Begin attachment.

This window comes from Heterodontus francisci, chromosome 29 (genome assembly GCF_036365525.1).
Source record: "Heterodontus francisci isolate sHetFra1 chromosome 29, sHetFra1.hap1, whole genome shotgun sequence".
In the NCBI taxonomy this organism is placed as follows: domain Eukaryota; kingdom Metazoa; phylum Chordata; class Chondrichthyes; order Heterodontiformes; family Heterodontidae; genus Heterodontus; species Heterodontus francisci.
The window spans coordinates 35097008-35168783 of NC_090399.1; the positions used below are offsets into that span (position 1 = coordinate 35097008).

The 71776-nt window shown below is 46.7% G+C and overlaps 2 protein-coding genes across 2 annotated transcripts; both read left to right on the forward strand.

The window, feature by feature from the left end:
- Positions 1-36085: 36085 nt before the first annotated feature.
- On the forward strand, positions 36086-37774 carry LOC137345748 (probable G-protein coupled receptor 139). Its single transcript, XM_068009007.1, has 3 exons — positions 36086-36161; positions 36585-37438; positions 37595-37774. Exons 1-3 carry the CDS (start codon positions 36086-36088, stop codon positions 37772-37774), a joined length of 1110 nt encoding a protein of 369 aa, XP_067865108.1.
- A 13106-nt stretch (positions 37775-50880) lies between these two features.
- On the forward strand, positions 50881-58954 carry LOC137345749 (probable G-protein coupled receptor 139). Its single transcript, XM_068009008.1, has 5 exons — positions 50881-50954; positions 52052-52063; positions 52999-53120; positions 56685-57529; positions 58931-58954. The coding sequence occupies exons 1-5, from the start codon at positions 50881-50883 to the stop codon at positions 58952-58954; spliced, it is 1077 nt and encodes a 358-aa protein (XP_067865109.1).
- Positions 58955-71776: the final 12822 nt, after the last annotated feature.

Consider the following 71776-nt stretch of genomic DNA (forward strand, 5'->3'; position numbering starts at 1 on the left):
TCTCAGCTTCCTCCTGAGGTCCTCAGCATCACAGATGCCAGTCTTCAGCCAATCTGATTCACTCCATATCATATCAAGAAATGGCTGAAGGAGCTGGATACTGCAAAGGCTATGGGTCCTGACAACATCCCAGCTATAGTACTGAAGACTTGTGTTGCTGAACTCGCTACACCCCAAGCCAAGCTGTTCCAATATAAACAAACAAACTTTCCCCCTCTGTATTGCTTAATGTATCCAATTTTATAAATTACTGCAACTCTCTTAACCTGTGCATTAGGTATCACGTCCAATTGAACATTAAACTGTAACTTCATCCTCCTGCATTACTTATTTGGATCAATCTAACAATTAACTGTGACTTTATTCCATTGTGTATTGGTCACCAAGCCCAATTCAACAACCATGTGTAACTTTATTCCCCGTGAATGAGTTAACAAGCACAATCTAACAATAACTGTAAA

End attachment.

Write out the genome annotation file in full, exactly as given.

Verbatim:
This window comes from Heterodontus francisci, chromosome 29 (genome assembly GCF_036365525.1).
Source record: "Heterodontus francisci isolate sHetFra1 chromosome 29, sHetFra1.hap1, whole genome shotgun sequence".
In the NCBI taxonomy this organism is placed as follows: domain Eukaryota; kingdom Metazoa; phylum Chordata; class Chondrichthyes; order Heterodontiformes; family Heterodontidae; genus Heterodontus; species Heterodontus francisci.
The window spans coordinates 35097008-35168783 of NC_090399.1; the positions used below are offsets into that span (position 1 = coordinate 35097008).

The 71776-nt window shown below is 46.7% G+C and overlaps 2 protein-coding genes across 2 annotated transcripts; both read left to right on the forward strand.

The window, feature by feature from the left end:
- Positions 1-36085: 36085 nt before the first annotated feature.
- On the forward strand, positions 36086-37774 carry LOC137345748 (probable G-protein coupled receptor 139). Its single transcript, XM_068009007.1, has 3 exons — positions 36086-36161; positions 36585-37438; positions 37595-37774. Exons 1-3 carry the CDS (start codon positions 36086-36088, stop codon positions 37772-37774), a joined length of 1110 nt encoding a protein of 369 aa, XP_067865108.1.
- A 13106-nt stretch (positions 37775-50880) lies between these two features.
- On the forward strand, positions 50881-58954 carry LOC137345749 (probable G-protein coupled receptor 139). Its single transcript, XM_068009008.1, has 5 exons — positions 50881-50954; positions 52052-52063; positions 52999-53120; positions 56685-57529; positions 58931-58954. The coding sequence occupies exons 1-5, from the start codon at positions 50881-50883 to the stop codon at positions 58952-58954; spliced, it is 1077 nt and encodes a 358-aa protein (XP_067865109.1).
- Positions 58955-71776: the final 12822 nt, after the last annotated feature.

Consider the following 71776-nt stretch of genomic DNA (forward strand, 5'->3'; position numbering starts at 1 on the left):
TCTCAGCTTCCTCCTGAGGTCCTCAGCATCACAGATGCCAGTCTTCAGCCAATCTGATTCACTCCATATCATATCAAGAAATGGCTGAAGGAGCTGGATACTGCAAAGGCTATGGGTCCTGACAACATCCCAGCTATAGTACTGAAGACTTGTGTTGCTGAACTCGCTACACCCCAAGCCAAGCTGTTCCAATATAAACAAACAAACTTTCCCCCTCTGTATTGCTTAATGTATCCAATTTTATAAATTACTGCAACTCTCTTAACCTGTGCATTAGGTATCACGTCCAATTGAACATTAAACTGTAACTTCATCCTCCTGCATTACTTATTTGGATCAATCTAACAATTAACTGTGACTTTATTCCATTGTGTATTGGTCACCAAGCCCAATTCAACAACCATGTGTAACTTTATTCCCCGTGAATGAGTTAACAAGCACAATCTAACAATAACTGTAAA